Emissivity describes the ability of a surface to give off thermal radiation. The lower the emissivity of a warm surface, the less heat loss that it will experience due to radiation. Glass performance can be substantially improved by the application of special low emissivity coatings. The resulting product has come to be known as "Low-E" glass.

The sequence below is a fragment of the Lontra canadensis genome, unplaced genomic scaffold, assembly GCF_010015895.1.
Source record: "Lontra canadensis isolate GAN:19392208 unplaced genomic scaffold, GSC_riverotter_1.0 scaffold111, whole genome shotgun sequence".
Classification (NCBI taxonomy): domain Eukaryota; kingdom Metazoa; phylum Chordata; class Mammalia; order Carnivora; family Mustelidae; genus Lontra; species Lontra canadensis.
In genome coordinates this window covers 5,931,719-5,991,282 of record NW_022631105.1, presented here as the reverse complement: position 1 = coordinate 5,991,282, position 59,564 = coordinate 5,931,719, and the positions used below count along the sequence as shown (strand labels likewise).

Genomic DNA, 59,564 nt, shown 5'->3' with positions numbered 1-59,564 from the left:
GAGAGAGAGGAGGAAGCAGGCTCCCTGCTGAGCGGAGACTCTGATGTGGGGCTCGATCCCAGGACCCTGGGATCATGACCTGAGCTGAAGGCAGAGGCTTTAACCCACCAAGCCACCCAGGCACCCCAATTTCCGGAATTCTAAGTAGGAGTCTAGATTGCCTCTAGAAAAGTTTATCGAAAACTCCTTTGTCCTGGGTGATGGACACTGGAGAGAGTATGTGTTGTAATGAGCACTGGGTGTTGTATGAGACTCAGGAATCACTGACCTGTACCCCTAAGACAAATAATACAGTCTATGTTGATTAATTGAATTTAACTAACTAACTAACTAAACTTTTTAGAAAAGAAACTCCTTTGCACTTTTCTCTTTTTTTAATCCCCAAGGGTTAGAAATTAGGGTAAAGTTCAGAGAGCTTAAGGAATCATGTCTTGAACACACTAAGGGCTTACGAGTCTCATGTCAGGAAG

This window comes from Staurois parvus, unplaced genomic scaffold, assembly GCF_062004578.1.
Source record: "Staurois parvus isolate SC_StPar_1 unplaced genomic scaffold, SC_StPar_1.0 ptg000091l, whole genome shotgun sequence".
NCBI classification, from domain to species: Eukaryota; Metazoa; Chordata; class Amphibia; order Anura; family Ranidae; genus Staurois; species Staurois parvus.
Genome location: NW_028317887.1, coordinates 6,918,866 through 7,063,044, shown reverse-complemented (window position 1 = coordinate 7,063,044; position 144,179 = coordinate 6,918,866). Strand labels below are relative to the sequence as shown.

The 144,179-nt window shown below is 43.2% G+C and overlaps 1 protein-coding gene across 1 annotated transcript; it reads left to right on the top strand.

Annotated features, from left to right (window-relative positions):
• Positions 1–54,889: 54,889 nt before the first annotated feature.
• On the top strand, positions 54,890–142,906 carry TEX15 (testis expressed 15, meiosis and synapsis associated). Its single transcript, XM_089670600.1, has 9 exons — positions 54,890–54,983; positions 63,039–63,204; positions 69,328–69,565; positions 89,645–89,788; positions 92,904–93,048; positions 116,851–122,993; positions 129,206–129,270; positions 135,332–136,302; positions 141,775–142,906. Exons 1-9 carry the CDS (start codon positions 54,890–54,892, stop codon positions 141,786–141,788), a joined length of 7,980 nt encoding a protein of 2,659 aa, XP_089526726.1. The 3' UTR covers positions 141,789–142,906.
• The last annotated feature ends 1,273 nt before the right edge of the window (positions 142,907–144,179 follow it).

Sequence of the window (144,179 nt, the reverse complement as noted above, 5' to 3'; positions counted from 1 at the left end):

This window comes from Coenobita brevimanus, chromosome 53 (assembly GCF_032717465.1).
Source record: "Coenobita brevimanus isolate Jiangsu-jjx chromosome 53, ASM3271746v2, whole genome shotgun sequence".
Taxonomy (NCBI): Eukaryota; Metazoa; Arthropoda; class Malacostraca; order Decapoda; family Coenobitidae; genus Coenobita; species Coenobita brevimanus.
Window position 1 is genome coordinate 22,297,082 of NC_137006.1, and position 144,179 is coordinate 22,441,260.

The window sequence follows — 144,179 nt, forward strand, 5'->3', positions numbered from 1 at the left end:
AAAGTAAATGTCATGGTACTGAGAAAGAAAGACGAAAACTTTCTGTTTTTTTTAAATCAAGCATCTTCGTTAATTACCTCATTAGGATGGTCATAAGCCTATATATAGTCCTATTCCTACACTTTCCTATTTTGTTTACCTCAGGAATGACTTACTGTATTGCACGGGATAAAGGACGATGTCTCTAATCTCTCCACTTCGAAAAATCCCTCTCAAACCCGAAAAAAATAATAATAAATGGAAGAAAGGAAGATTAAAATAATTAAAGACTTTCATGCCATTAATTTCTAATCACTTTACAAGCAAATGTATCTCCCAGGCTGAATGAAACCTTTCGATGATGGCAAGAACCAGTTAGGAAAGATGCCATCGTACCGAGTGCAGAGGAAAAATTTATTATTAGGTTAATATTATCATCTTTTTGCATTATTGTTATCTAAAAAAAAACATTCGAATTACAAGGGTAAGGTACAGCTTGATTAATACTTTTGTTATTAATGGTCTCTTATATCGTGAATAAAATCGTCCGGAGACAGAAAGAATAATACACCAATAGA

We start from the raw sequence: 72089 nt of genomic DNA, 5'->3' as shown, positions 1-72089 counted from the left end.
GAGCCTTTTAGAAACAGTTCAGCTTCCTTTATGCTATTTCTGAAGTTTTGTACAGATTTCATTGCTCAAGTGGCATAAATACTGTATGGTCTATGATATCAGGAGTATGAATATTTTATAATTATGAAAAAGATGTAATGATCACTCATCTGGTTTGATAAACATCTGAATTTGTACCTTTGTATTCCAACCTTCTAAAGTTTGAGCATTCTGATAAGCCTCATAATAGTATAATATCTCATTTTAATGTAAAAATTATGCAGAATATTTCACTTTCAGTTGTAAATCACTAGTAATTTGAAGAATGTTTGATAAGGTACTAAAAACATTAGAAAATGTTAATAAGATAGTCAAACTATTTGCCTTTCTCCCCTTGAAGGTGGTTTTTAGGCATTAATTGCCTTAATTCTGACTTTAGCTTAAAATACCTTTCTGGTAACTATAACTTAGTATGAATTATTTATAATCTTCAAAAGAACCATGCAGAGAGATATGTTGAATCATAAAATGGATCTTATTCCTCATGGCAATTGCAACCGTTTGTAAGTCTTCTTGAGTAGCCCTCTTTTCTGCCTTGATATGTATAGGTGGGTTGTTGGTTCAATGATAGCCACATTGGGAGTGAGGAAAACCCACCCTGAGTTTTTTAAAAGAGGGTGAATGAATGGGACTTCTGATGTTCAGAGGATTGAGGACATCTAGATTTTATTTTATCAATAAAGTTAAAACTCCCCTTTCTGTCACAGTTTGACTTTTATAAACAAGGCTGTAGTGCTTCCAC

Two techniques for applying the Low-E film are sputter and pyrolytic coating. The lowest emittances are achieved with a sputtering process by magnetically depositing silver to the glass inside a vacuum chamber. Sputter coated surfaces must be protected within an insulated glass unit and are often called "soft coat." Pyrolytic coating is a newer method which applies tin oxide to the glass while it is still somewhat molten. The pyrolytic process results in higher emittances than sputter coating, but surfaces are more durable and can be used for single glazed windows. While normal glass has an emissivity of approximately 0.84, pyrolytic coatings can achieve emis-sivities of approximately 0.40 and sputter coating can achieve emissivities of 0.10 and lower. The emittance of various Low-E glasses will vary considerably between manufacturers.

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